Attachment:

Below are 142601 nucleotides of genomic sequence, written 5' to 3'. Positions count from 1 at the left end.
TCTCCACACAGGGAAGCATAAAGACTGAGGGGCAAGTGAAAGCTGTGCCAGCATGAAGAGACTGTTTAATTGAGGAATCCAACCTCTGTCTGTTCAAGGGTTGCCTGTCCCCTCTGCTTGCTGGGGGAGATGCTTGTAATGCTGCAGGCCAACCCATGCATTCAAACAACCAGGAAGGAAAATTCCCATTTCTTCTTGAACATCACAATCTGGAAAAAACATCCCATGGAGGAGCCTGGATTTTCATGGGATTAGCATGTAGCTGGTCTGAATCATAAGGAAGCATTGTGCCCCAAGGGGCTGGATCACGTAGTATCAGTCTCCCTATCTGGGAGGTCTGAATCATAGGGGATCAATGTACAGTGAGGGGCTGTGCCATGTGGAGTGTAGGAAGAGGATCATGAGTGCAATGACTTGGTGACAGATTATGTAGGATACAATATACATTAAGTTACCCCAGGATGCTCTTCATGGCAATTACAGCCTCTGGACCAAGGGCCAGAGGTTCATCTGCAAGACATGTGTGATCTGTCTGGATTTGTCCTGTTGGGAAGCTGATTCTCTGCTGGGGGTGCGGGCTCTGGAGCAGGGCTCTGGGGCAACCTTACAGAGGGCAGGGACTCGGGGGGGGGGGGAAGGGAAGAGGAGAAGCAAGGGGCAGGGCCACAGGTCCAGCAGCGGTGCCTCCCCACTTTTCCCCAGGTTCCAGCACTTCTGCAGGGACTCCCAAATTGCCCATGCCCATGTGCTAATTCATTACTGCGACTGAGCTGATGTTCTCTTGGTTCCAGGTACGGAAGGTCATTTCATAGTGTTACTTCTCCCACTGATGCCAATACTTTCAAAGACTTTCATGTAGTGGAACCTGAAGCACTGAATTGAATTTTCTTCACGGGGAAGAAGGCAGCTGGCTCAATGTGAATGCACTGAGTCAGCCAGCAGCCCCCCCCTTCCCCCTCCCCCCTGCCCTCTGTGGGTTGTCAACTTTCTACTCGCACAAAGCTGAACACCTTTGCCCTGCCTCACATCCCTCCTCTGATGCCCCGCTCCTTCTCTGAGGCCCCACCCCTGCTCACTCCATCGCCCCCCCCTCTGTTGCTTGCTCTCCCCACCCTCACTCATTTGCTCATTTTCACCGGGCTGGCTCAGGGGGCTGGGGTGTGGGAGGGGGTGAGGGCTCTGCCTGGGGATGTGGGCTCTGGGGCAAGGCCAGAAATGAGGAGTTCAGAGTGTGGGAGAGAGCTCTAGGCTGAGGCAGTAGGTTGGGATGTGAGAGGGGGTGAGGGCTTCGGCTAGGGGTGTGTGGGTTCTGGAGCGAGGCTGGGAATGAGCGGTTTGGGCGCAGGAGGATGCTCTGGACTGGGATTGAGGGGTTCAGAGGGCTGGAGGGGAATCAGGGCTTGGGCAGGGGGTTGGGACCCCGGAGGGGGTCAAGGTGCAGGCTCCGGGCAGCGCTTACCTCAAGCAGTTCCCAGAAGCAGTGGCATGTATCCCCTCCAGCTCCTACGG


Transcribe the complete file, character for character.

Below are 142601 nucleotides of genomic sequence, written 5' to 3'. Positions count from 1 at the left end.
TCTCCACACAGGGAAGCATAAAGACTGAGGGGCAAGTGAAAGCTGTGCCAGCATGAAGAGACTGTTTAATTGAGGAATCCAACCTCTGTCTGTTCAAGGGTTGCCTGTCCCCTCTGCTTGCTGGGGGAGATGCTTGTAATGCTGCAGGCCAACCCATGCATTCAAACAACCAGGAAGGAAAATTCCCATTTCTTCTTGAACATCACAATCTGGAAAAAACATCCCATGGAGGAGCCTGGATTTTCATGGGATTAGCATGTAGCTGGTCTGAATCATAAGGAAGCATTGTGCCCCAAGGGGCTGGATCACGTAGTATCAGTCTCCCTATCTGGGAGGTCTGAATCATAGGGGATCAATGTACAGTGAGGGGCTGTGCCATGTGGAGTGTAGGAAGAGGATCATGAGTGCAATGACTTGGTGACAGATTATGTAGGATACAATATACATTAAGTTACCCCAGGATGCTCTTCATGGCAATTACAGCCTCTGGACCAAGGGCCAGAGGTTCATCTGCAAGACATGTGTGATCTGTCTGGATTTGTCCTGTTGGGAAGCTGATTCTCTGCTGGGGGTGCGGGCTCTGGAGCAGGGCTCTGGGGCAACCTTACAGAGGGCAGGGACTCGGGGGGGGGGGGAAGGGAAGAGGAGAAGCAAGGGGCAGGGCCACAGGTCCAGCAGCGGTGCCTCCCCACTTTTCCCCAGGTTCCAGCACTTCTGCAGGGACTCCCAAATTGCCCATGCCCATGTGCTAATTCATTACTGCGACTGAGCTGATGTTCTCTTGGTTCCAGGTACGGAAGGTCATTTCATAGTGTTACTTCTCCCACTGATGCCAATACTTTCAAAGACTTTCATGTAGTGGAACCTGAAGCACTGAATTGAATTTTCTTCACGGGGAAGAAGGCAGCTGGCTCAATGTGAATGCACTGAGTCAGCCAGCAGCCCCCCCCTTCCCCCTCCCCCCTGCCCTCTGTGGGTTGTCAACTTTCTACTCGCACAAAGCTGAACACCTTTGCCCTGCCTCACATCCCTCCTCTGATGCCCCGCTCCTTCTCTGAGGCCCCACCCCTGCTCACTCCATCGCCCCCCCCTCTGTTGCTTGCTCTCCCCACCCTCACTCATTTGCTCATTTTCACCGGGCTGGCTCAGGGGGCTGGGGTGTGGGAGGGGGTGAGGGCTCTGCCTGGGGATGTGGGCTCTGGGGCAAGGCCAGAAATGAGGAGTTCAGAGTGTGGGAGAGAGCTCTAGGCTGAGGCAGTAGGTTGGGATGTGAGAGGGGGTGAGGGCTTCGGCTAGGGGTGTGTGGGTTCTGGAGCGAGGCTGGGAATGAGCGGTTTGGGCGCAGGAGGATGCTCTGGACTGGGATTGAGGGGTTCAGAGGGCTGGAGGGGAATCAGGGCTTGGGCAGGGGGTTGGGACCCCGGAGGGGGTCAAGGTGCAGGCTCCGGGCAGCGCTTACCTCAAGCAGTTCCCAGAAGCAGTGGCATGTATCCCCTCCAGCTCCTACGG